Machine learning: A rationalist’s view

Given the volume of column inches devoted to artificial intelligence in today’s media, it is all too tempting to treat it as a revolutionary concept. In reality, the concept is anything but new. The historical record shows that the term was first used by computer scientist and pioneer John McCarthy at an American technology conference in 1956. This fact isn’t meant to dissuade those who have faith in the undeniable potential of AI to transform our world – because it surely will – but to encourage a degree of measure, reason and patience in the discussion.

First and foremost, all of us who work in the technology world have a responsibility to our customers and the wider public to be clear about what we mean when we say ‘AI’. As a recent editorial from The Guardian points out, the term is commonly used to describe what might more accurately be referred to as machine learning: the process of discovering patterns in datasets to improve a system’s intelligence.

Today, machine learning impacts the minutiae of our daily lives in more ways than we may care to imagine. Big brands like Apple and Nestlé are investing huge sums of money in developing AI and machine learning models to capitalise on the kind of in-depth data that helps form a sophisticated picture of consumer choices and habits, aiding their product development and advertising strategies. Ads that pop up on your web browser are anything but random. Hugely popular online streaming services like Netflix and Amazon Prime use similar AI bots to curate a viewing experience that you’ll enjoy, recommending films and TV series by remembering what you’ve previously watched. Do you ever wonder why a TV series that you’ve never heard of has a score of “95%” on Netflix? This isn’t a user rating, but the system playing matchmaker, as the machine learning bots learn your viewing patterns and then make a calculated judgement that you’ll enjoy it.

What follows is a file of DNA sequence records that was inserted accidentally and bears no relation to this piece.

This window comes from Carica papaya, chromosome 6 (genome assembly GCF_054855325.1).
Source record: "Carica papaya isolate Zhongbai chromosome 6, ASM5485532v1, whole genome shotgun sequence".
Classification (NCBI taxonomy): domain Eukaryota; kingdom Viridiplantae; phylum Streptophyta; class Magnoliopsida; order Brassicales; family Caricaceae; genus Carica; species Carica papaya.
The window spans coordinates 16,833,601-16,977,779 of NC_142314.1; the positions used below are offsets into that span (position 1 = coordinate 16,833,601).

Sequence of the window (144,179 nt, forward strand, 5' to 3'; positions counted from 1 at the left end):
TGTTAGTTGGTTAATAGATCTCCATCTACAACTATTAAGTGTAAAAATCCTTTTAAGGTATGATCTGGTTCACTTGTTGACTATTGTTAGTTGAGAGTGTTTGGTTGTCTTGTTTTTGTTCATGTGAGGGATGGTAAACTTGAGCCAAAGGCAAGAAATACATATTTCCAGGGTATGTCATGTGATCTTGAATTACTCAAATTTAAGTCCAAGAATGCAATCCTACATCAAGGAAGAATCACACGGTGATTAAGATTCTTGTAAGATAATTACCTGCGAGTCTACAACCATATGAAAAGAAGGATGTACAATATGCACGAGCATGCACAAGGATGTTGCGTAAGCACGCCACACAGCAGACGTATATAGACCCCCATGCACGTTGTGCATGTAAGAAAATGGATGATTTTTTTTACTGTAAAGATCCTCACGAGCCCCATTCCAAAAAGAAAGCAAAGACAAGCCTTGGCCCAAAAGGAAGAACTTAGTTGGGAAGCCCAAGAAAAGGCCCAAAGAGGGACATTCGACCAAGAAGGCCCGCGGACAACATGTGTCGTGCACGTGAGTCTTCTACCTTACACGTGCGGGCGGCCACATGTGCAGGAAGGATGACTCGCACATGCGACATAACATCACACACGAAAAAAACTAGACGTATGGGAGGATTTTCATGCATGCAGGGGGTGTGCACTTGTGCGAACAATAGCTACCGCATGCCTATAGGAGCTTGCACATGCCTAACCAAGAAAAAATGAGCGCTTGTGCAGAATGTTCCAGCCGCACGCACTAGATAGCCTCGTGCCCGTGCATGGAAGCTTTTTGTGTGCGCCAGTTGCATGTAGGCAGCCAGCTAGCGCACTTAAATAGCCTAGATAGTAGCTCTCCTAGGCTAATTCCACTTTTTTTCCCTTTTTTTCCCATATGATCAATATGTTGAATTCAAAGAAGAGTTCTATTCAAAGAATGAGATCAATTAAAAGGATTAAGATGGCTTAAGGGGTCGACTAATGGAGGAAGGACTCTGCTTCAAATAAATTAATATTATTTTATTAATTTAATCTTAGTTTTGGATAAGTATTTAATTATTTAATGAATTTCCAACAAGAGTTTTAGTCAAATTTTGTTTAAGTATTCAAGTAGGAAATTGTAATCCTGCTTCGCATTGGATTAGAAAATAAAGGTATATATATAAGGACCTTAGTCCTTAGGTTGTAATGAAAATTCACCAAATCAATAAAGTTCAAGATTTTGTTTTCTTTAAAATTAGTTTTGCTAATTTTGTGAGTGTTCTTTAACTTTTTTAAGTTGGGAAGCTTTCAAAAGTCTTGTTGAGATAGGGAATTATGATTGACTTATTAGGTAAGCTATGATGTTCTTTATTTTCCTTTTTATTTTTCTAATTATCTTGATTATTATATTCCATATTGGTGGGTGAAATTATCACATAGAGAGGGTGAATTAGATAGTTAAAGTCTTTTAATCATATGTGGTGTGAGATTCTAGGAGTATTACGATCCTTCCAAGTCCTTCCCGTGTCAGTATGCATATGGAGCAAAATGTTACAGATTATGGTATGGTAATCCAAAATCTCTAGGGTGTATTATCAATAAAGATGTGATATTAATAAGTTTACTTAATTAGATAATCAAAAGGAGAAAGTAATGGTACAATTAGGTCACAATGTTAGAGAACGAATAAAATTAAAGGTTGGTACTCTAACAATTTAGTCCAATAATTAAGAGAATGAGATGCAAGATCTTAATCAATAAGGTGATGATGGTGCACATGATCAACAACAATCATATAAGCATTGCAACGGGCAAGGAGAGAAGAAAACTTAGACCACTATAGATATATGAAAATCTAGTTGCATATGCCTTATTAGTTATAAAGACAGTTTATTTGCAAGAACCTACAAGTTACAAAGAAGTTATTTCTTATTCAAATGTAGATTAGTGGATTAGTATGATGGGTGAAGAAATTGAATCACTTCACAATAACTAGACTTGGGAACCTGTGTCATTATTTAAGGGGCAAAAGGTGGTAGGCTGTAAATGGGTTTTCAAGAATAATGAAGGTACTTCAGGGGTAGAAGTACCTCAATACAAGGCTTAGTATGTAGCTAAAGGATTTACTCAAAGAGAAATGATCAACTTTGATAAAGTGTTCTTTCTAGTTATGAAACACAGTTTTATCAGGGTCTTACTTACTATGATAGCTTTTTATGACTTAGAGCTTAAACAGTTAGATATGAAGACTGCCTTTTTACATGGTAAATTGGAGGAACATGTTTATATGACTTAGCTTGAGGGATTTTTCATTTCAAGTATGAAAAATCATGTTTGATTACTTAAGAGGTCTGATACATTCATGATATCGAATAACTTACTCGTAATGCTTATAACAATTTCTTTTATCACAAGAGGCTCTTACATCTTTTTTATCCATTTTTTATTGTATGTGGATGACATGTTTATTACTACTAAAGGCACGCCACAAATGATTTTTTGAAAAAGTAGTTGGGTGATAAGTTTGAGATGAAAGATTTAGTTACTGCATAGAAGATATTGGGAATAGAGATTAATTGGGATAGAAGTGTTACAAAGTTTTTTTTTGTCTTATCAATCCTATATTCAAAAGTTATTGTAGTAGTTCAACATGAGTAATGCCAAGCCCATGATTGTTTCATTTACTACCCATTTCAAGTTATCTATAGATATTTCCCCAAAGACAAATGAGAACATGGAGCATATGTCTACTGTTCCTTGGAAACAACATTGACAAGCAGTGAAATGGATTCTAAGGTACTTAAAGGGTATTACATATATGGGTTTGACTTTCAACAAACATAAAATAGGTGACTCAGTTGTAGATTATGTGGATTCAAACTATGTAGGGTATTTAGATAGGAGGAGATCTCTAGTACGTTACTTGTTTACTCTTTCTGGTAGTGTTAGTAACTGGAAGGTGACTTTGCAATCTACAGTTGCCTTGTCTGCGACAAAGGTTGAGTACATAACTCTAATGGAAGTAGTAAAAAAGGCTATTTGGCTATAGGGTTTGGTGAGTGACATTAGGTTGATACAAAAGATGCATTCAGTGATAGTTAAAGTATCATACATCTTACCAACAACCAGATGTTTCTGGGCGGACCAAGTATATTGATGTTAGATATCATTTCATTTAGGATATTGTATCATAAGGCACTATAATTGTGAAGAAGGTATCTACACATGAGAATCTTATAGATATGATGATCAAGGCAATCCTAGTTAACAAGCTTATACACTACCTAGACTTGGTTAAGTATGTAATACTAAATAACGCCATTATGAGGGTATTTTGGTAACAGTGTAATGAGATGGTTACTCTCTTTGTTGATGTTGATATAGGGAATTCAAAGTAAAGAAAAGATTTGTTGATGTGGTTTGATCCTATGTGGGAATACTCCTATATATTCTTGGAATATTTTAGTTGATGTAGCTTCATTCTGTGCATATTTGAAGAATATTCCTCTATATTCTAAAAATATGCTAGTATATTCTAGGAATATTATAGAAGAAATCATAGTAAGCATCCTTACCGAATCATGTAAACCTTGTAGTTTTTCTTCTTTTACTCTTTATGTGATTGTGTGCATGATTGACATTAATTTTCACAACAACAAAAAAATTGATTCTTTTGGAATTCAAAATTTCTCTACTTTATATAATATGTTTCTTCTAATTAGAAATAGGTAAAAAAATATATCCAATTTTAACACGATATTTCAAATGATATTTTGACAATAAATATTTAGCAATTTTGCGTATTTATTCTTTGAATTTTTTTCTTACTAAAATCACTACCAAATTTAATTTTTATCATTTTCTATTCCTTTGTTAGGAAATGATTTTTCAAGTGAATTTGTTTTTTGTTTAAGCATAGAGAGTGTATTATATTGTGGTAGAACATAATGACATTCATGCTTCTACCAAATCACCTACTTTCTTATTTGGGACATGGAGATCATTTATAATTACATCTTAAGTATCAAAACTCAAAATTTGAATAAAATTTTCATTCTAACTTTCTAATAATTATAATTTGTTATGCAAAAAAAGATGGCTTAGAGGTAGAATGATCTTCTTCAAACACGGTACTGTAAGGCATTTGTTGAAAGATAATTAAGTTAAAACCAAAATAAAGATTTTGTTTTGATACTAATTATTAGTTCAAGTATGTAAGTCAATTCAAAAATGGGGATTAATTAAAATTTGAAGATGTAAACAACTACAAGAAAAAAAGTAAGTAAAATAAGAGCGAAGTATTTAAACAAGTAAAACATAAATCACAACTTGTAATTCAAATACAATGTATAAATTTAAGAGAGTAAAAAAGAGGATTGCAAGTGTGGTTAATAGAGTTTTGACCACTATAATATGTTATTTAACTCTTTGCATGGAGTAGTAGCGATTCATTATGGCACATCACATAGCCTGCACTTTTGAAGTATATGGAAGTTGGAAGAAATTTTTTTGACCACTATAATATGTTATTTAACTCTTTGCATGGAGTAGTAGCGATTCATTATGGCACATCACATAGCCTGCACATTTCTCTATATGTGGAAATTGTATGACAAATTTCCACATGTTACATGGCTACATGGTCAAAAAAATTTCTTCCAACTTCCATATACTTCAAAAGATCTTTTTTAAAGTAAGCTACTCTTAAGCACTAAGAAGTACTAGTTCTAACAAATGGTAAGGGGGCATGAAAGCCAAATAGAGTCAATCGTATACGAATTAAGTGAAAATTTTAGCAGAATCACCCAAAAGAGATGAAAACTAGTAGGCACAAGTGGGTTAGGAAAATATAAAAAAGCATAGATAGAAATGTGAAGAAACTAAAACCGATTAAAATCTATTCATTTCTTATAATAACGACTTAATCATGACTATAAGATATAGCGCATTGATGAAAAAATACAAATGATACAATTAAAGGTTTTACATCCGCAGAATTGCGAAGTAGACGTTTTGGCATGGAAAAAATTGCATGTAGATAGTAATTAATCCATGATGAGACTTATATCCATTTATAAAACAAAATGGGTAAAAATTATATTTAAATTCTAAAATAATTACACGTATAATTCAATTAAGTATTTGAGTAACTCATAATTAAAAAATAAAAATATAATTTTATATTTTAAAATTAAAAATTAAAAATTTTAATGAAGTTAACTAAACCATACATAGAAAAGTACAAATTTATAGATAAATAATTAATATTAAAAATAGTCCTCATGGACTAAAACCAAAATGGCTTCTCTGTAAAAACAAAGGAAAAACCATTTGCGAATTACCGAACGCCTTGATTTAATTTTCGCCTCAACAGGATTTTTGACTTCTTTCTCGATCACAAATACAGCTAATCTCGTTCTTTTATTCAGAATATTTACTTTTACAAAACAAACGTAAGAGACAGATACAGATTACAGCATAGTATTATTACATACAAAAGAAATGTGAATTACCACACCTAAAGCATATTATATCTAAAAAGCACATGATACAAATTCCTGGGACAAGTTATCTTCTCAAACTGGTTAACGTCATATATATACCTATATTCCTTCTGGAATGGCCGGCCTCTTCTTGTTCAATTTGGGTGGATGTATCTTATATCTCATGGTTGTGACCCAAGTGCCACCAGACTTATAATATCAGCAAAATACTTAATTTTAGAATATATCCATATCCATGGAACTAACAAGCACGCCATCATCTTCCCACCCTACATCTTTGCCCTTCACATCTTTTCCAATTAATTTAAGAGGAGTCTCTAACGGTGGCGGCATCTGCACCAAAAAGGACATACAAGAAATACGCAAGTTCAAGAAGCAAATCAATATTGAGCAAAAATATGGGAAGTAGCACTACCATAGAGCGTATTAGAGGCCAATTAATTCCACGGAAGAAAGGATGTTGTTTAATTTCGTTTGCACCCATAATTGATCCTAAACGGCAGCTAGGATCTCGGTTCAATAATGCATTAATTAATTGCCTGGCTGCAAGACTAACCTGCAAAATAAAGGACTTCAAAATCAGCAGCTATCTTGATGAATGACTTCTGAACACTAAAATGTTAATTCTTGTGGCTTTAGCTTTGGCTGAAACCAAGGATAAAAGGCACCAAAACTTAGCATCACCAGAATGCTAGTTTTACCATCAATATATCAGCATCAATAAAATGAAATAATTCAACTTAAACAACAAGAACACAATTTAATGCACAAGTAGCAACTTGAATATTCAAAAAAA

In truth, Netflix belongs to a powerful new generation of businesses whose online models are contingent on their ability to shape the services they provide around the behaviours and preferences of their customers. For modern behemoths such as Amazon, eBay, Uber and Deliveroo – with their unprecedented market valuations – this is the new norm. But the reality is that these companies, though ubiquitous, remain the exception and not the rule.

While firms such as PwC estimate that AI could add a staggering $15.7 trillion to the global economy by 2030, research from Microsoft just last year found that most do not have an adequate AI strategy in place to take advantage of this opportunity. The challenge lies in the data. It doesn’t really matter how smart or sophisticated the AI bots are. If they are being fed bad or insufficient volumes of data, they will be unable to produce any kind of meaningful insight. This is, in part, what Mars Inc’s chief digital officer, Sandeep Dadlani, means when he says that “AI is still in its infancy in terms of solving problems”. Organisations haven’t even scratched the surface of what’s possible because they still do not possess the data that will make a real difference. In order for machine learning to do its job, it needs datasets that are broad, consistent and unbiased. The phrase ‘garbage in, garbage out’ was first used in 1957, just one year after McCarthy coined ‘AI’, but it is more relevant now than ever before. In fact, IBM has estimated that ‘bad data’ could be costing organisations as much as $3.1 billion in the US alone.

One solution is greater investment in the digital talent gap. As organisations move more administrative and sales processes online, they have no choice but to recruit a higher number of computer programmers, web developers and data analytics experts. This is already taking effect. Harvard Business Review described ‘data scientist’ as the sexiest job of the 21st century seven years ago, while online recruitment firm Glassdoor has named the “best job” in America for the past four consecutive years.

All of this suggests that demand for intelligent tools that improve data analytics and governance will only increase, as organisations streamline corporate information architecture with tools that help to embed machine learning into business operations, ultimately providing a simplified, richer customer experience. This is why Mitra has recently partnered with Amazon Web Services Marketplace for Machine Learning. Our business has developed a suite of machine learning products to help democratise AI’s capabilities, giving a growing number of organisations the capability to turn their data into genuine insight. Firstly, however, businesses must plant the necessary foundations by looking at the type and volume of data they are collecting, and the objectives they are trying to achieve as a business.

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